Why are "unrecoverable" files recoverable?
Posted 03 December 2010 - 02:05 PM
Thanks in advance!
Posted 03 December 2010 - 02:24 PM
But how can it recover files that have been overwritten and marked as unrecoverable?
For the most part it can't. Two things occuring here 1) file is listed as unrecoverable if you recover it 99.999999% of the time you will get nothing but junk 2)file is still listed in the Master File Table (MFT)
The Master File Table (MFT) contains metadata about every file, directory, and metafile on an NTFS volume. It includes filenames, locations, size, and permissions. Its structure supports algorithms which minimize disk fragmentation. A directory entry consists of a filename and a "file ID" which is the record number representing the file in the Master File Table. The file ID also contains a reuse count to detect stale references. While this strongly resembles the W_FID of Files-11, other NTFS structures radically differ.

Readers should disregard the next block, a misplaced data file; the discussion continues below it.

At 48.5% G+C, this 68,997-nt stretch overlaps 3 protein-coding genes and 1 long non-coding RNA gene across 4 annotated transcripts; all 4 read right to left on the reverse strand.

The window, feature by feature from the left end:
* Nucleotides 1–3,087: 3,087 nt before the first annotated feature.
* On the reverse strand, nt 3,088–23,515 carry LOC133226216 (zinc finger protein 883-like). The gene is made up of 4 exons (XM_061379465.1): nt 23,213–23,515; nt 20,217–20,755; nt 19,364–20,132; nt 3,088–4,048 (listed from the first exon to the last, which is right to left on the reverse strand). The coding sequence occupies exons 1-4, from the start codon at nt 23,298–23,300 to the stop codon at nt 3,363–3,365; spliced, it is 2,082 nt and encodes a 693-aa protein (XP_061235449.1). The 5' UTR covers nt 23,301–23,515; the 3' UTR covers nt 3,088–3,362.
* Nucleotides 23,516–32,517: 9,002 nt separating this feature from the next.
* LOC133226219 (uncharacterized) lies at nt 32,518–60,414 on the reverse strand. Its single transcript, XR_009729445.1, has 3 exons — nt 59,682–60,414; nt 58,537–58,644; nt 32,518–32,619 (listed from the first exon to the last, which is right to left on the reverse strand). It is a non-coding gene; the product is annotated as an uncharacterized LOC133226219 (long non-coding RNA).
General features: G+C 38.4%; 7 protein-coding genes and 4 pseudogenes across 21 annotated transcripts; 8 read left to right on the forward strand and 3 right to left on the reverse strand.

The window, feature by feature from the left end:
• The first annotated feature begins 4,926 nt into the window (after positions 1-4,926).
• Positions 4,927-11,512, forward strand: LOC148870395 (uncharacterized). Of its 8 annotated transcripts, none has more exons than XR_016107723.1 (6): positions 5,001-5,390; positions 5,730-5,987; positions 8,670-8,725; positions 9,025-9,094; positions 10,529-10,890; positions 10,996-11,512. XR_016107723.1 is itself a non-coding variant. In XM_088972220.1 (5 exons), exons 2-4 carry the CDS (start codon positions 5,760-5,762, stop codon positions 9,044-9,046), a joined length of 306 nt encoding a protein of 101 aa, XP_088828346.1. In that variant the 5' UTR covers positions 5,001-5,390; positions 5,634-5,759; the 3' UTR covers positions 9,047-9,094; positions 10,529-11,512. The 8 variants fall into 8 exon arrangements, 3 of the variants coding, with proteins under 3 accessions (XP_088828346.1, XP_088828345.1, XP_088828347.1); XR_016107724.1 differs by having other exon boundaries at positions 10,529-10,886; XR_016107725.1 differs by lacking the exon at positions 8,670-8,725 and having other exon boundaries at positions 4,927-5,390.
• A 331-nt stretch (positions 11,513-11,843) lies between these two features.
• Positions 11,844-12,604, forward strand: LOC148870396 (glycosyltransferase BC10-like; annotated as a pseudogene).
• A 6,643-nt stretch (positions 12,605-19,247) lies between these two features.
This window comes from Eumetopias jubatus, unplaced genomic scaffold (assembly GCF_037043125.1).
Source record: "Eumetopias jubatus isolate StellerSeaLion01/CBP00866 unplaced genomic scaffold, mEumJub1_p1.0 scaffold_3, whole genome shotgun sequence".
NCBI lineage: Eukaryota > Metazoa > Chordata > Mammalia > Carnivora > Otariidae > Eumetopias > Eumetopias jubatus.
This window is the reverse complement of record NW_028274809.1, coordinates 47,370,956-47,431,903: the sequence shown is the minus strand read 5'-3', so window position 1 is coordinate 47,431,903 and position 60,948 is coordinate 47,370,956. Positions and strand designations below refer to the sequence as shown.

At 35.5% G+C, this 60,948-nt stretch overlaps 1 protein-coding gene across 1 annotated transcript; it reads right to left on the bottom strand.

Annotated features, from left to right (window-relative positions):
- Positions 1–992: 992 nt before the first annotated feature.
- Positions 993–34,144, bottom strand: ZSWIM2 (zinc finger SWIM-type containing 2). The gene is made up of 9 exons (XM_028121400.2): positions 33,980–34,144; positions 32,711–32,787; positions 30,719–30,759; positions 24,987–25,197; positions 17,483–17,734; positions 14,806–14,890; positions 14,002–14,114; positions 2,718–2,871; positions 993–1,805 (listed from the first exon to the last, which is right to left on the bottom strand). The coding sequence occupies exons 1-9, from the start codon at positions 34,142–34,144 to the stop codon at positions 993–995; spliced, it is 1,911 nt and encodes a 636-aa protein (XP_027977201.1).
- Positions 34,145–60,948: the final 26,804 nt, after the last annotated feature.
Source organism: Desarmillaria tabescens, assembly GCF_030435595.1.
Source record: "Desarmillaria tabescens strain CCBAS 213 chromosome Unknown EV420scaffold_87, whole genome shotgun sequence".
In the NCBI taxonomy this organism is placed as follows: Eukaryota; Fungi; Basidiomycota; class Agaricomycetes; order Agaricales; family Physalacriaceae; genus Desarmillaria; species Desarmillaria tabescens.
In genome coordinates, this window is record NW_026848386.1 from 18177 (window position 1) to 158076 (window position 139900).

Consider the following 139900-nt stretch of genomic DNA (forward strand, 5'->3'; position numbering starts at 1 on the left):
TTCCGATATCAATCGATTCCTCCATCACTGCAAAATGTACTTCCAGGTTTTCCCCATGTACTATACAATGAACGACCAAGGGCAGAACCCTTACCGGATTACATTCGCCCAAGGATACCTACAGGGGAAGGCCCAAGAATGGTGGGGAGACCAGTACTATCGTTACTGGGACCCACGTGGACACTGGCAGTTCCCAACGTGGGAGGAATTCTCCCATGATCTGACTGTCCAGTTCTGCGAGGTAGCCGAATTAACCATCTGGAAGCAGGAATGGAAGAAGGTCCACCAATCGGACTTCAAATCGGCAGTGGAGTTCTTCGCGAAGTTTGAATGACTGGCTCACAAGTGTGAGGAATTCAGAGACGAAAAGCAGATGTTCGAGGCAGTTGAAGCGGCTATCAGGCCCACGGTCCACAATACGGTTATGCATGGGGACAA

If you really want too you can wipe the MFT with Wipefreespace on ccleaner
ADVICE FOR USING CCleaner'S REGISTRY INTEGRITY SECTION
DON'T JUST CLEAN EVERYTHING THAT'S CHECKED OFF.
Do your Registry Cleaning in small bits (at the very least Check-mark by Check-mark)
ALWAYS BACKUP THE ENTRY, YOU NEVER KNOW WHAT YOU'LL BREAK IF YOU DON'T.
CCLEANER, RECUVA, DEFRAGGLER AND SPECCY DOCUMENTATION CAN BE FOUND AT www.piriform.com/docs
PRIORITY SUPPORT AT http://www.piriform.com/support
Posted 05 December 2010 - 11:36 AM
Posted 15 December 2010 - 10:14 PM
Well, actually it did recover many files that it had marked as "unrecoverable". It did especially well with jpegs, to my surprise. I subsequently reran Eraser with the cluster tips setting and there much fewer files remaining. No files of user note at all, just some 0 byte files and filkes that were locked by Norton, as I ran it within Windows.
How did you manage to recover files that were unrecoverable???? did you try it with documents like word, or Open Office? please explain.
Posted 16 December 2010 - 07:11 AM